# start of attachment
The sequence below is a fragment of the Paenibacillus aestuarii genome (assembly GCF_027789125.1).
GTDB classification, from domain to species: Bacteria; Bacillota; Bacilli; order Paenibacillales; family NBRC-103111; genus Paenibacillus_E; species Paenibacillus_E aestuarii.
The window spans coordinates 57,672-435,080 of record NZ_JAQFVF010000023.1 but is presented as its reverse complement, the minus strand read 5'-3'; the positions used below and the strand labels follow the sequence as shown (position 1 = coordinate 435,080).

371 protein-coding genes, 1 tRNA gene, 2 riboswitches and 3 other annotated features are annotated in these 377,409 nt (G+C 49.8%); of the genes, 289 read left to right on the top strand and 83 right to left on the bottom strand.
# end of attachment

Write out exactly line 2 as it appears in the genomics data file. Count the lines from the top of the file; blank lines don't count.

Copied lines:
GTDB classification, from domain to species: Bacteria; Bacillota; Bacilli; order Paenibacillales; family NBRC-103111; genus Paenibacillus_E; species Paenibacillus_E aestuarii.